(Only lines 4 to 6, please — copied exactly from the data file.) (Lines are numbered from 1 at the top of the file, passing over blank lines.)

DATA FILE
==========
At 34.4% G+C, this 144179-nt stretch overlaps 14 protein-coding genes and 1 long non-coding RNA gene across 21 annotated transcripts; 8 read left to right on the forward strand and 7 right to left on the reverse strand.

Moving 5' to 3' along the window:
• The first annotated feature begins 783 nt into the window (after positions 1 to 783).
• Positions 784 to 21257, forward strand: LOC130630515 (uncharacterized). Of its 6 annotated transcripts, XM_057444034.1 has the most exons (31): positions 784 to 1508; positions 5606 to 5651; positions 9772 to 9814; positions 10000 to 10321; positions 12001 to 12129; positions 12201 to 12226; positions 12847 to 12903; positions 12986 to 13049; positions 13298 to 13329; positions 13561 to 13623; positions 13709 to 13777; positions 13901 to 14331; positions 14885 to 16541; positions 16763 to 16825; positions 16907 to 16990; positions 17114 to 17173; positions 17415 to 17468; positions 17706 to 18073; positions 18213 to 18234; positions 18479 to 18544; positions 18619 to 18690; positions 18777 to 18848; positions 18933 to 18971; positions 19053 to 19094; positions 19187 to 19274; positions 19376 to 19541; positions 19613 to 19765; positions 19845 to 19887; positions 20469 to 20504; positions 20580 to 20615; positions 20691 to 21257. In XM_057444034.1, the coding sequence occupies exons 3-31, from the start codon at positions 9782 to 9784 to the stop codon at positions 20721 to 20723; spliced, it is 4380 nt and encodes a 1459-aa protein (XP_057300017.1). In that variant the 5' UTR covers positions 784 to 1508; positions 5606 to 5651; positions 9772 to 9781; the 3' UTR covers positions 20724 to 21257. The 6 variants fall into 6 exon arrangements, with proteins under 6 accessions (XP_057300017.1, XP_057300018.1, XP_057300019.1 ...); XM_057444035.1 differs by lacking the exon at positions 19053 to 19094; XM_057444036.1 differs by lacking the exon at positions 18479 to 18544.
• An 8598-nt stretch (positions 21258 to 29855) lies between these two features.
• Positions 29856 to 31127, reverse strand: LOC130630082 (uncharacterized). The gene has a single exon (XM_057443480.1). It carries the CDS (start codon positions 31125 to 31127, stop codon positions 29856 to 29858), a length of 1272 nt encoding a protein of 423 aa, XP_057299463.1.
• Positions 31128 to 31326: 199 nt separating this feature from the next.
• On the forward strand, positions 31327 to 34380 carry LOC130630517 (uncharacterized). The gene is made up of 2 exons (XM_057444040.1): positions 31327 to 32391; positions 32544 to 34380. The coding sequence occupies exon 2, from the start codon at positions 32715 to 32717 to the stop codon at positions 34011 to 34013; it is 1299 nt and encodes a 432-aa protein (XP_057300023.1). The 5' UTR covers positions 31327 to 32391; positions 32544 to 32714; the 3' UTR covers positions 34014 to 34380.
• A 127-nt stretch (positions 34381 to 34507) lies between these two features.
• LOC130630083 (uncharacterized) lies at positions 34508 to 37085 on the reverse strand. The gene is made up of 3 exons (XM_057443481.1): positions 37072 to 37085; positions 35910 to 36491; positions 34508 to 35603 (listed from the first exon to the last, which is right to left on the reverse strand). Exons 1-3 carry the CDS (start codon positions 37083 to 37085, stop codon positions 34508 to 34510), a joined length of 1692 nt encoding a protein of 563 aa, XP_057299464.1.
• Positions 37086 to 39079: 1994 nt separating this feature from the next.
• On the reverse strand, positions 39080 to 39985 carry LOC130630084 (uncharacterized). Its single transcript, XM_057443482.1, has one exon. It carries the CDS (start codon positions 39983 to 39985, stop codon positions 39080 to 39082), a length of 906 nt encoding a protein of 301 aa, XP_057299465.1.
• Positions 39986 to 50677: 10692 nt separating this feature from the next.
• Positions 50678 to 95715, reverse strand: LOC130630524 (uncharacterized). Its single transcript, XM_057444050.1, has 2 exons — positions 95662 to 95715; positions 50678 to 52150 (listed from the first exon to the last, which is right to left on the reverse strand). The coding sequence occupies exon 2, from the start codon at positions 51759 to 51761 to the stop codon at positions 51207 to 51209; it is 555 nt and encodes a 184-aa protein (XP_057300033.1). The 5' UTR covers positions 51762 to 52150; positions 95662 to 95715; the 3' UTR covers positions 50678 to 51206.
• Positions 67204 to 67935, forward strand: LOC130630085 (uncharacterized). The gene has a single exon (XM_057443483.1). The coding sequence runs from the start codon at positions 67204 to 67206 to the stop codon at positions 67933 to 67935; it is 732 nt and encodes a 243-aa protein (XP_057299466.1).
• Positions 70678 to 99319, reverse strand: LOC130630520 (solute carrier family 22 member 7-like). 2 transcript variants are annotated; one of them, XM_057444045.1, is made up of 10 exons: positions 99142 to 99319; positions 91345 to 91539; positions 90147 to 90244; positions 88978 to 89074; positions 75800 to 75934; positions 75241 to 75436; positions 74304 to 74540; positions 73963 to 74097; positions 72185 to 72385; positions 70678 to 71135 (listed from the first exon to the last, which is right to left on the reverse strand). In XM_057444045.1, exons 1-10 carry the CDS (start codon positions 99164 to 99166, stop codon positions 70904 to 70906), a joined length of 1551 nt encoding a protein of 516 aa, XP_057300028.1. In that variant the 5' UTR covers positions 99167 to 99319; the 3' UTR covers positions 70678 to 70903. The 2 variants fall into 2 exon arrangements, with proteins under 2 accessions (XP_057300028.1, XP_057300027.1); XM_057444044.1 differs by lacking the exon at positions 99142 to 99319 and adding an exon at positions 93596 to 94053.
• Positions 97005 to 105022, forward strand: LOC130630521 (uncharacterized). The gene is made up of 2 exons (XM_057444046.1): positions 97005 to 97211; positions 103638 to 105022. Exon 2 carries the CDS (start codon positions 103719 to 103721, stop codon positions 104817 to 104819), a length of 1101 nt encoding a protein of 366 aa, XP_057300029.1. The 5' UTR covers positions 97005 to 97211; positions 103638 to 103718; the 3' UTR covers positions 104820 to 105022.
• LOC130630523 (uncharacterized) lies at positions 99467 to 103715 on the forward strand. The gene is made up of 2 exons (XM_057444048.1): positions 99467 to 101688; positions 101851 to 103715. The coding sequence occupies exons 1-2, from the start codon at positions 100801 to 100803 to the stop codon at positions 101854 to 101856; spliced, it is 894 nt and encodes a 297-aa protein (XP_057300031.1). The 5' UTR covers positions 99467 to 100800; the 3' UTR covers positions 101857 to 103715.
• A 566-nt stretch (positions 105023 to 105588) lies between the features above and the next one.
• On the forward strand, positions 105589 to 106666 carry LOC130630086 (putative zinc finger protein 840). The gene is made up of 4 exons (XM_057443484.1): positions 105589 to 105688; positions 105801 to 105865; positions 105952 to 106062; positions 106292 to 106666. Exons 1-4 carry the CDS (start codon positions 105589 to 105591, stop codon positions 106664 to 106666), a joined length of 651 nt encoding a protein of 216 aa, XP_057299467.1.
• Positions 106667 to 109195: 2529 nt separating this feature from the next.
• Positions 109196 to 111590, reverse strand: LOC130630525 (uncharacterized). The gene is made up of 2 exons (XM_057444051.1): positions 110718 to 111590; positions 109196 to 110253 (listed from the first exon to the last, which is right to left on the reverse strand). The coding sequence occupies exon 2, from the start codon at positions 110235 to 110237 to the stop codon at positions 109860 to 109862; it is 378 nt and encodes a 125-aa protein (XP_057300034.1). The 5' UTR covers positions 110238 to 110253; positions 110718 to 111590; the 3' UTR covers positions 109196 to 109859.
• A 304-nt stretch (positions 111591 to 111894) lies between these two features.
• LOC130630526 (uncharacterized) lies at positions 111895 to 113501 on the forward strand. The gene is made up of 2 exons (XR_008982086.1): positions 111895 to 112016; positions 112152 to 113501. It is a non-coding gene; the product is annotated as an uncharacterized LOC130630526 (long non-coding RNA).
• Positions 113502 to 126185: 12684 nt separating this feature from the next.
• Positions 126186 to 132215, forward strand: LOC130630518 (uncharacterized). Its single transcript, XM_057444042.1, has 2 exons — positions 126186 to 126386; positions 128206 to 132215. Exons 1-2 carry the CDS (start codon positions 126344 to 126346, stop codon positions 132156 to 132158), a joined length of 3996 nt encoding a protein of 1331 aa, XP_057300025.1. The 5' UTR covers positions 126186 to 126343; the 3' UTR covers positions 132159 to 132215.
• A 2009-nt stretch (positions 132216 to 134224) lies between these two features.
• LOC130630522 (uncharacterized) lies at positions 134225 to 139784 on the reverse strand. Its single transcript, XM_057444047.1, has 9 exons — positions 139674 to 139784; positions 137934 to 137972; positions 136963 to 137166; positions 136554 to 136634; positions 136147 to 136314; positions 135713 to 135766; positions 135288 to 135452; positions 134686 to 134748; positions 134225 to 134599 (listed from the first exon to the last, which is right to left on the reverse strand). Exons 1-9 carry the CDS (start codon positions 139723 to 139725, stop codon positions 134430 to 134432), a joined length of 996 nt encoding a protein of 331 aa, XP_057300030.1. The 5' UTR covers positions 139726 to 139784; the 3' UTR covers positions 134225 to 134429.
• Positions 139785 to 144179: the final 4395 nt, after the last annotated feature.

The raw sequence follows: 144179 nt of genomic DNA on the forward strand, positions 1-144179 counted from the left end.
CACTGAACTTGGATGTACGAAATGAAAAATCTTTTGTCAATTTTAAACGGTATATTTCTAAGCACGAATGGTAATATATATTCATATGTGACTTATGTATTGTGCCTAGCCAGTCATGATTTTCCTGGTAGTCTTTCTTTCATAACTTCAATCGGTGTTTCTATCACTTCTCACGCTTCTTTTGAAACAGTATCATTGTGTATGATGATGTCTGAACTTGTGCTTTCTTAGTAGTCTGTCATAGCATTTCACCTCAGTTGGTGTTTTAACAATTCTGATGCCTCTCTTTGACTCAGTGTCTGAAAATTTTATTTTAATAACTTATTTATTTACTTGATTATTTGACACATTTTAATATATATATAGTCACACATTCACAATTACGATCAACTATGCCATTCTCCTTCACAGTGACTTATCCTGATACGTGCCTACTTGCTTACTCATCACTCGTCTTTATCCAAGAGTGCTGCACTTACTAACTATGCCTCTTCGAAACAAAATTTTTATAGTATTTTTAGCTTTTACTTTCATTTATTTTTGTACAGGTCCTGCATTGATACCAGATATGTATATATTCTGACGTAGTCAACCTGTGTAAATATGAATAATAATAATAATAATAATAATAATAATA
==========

• Positions 784 to 21257, forward strand: LOC130630515 (uncharacterized). Of its 6 annotated transcripts, XM_057444034.1 has the most exons (31): positions 784 to 1508; positions 5606 to 5651; positions 9772 to 9814; positions 10000 to 10321; positions 12001 to 12129; positions 12201 to 12226; positions 12847 to 12903; positions 12986 to 13049; positions 13298 to 13329; positions 13561 to 13623; positions 13709 to 13777; positions 13901 to 14331; positions 14885 to 16541; positions 16763 to 16825; positions 16907 to 16990; positions 17114 to 17173; positions 17415 to 17468; positions 17706 to 18073; positions 18213 to 18234; positions 18479 to 18544; positions 18619 to 18690; positions 18777 to 18848; positions 18933 to 18971; positions 19053 to 19094; positions 19187 to 19274; positions 19376 to 19541; positions 19613 to 19765; positions 19845 to 19887; positions 20469 to 20504; positions 20580 to 20615; positions 20691 to 21257. In XM_057444034.1, the coding sequence occupies exons 3-31, from the start codon at positions 9782 to 9784 to the stop codon at positions 20721 to 20723; spliced, it is 4380 nt and encodes a 1459-aa protein (XP_057300017.1). In that variant the 5' UTR covers positions 784 to 1508; positions 5606 to 5651; positions 9772 to 9781; the 3' UTR covers positions 20724 to 21257. The 6 variants fall into 6 exon arrangements, with proteins under 6 accessions (XP_057300017.1, XP_057300018.1, XP_057300019.1 ...); XM_057444035.1 differs by lacking the exon at positions 19053 to 19094; XM_057444036.1 differs by lacking the exon at positions 18479 to 18544.
• An 8598-nt stretch (positions 21258 to 29855) lies between these two features.
• Positions 29856 to 31127, reverse strand: LOC130630082 (uncharacterized). The gene has a single exon (XM_057443480.1). It carries the CDS (start codon positions 31125 to 31127, stop codon positions 29856 to 29858), a length of 1272 nt encoding a protein of 423 aa, XP_057299463.1.